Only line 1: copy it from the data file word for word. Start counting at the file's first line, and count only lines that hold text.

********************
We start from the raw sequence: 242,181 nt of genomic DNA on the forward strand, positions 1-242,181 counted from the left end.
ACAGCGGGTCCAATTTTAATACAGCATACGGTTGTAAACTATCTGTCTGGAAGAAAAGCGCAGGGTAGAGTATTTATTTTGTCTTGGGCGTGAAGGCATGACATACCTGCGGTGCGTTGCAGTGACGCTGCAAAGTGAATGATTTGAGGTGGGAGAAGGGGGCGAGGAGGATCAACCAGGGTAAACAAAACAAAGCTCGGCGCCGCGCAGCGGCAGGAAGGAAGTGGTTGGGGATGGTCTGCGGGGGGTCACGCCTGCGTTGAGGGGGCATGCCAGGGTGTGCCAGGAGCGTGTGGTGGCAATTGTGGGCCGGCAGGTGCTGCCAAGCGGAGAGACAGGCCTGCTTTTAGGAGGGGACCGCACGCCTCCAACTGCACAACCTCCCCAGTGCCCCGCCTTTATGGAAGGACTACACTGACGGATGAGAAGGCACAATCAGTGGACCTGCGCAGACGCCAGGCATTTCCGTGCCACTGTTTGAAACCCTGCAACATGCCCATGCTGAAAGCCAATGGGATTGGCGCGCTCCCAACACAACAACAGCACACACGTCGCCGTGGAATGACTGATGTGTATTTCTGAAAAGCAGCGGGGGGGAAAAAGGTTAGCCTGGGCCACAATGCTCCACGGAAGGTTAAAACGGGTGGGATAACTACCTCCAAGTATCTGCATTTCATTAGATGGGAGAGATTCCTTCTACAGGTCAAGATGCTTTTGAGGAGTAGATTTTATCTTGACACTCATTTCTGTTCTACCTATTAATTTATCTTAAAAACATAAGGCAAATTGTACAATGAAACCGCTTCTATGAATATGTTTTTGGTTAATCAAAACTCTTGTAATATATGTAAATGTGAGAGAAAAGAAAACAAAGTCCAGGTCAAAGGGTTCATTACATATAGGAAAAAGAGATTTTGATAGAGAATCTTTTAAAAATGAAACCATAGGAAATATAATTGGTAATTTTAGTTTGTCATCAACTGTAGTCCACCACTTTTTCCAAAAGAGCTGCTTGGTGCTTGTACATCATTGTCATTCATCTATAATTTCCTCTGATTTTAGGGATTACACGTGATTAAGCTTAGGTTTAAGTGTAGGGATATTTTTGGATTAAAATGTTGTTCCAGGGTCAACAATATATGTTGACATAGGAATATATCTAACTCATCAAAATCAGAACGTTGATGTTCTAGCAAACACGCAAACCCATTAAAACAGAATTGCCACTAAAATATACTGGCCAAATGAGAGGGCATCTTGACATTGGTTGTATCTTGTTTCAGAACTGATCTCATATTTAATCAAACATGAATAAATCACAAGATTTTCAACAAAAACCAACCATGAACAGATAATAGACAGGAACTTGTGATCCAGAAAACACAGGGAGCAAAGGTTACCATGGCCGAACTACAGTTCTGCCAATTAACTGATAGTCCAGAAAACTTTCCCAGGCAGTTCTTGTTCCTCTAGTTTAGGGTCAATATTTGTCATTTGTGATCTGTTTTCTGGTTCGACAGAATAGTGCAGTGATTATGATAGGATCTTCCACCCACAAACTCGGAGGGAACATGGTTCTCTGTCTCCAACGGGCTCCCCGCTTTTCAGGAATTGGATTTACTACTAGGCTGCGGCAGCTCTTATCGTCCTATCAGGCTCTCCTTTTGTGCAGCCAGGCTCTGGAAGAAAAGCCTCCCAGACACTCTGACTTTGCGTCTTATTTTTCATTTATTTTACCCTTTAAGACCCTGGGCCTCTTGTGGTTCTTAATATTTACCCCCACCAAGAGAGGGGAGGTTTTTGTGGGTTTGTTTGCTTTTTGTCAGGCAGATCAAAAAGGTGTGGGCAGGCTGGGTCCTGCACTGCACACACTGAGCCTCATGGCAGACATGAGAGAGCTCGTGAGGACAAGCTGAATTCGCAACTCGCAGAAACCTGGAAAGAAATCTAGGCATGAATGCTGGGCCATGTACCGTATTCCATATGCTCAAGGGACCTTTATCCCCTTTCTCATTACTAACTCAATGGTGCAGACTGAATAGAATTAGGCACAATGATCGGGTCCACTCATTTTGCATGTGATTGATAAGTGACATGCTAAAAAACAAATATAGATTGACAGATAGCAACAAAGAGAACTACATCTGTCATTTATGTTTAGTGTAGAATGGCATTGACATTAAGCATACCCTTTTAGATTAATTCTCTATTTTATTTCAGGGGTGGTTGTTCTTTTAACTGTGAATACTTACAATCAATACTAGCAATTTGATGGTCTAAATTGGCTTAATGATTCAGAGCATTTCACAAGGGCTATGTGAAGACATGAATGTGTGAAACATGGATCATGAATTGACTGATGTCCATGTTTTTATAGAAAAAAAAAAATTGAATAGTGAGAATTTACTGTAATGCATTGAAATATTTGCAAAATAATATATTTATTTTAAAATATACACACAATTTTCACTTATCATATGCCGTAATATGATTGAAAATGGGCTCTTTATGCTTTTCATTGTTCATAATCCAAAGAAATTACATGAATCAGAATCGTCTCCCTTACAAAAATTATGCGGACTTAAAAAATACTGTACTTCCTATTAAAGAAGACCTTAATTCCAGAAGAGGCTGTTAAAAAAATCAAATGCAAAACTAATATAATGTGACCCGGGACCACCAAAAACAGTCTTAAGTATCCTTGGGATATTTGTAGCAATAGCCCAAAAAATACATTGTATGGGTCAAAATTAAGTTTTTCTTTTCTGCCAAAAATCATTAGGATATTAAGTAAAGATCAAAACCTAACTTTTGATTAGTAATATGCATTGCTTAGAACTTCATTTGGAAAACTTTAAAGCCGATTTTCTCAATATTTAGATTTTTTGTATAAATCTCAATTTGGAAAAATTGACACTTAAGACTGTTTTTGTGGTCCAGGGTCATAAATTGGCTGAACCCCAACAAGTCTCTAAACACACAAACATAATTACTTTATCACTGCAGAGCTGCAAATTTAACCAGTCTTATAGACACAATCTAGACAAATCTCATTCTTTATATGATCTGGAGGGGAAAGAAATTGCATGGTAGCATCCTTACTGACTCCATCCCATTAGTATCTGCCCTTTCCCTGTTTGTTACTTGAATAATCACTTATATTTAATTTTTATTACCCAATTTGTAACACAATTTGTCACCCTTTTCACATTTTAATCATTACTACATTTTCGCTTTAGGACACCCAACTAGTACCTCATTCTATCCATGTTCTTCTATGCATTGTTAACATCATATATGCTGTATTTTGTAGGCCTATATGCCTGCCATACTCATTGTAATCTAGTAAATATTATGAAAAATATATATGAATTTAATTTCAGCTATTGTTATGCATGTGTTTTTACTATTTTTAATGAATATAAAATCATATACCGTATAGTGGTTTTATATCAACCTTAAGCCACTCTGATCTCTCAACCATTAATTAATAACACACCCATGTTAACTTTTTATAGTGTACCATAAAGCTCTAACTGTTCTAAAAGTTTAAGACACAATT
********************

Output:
We start from the raw sequence: 242,181 nt of genomic DNA on the forward strand, positions 1-242,181 counted from the left end.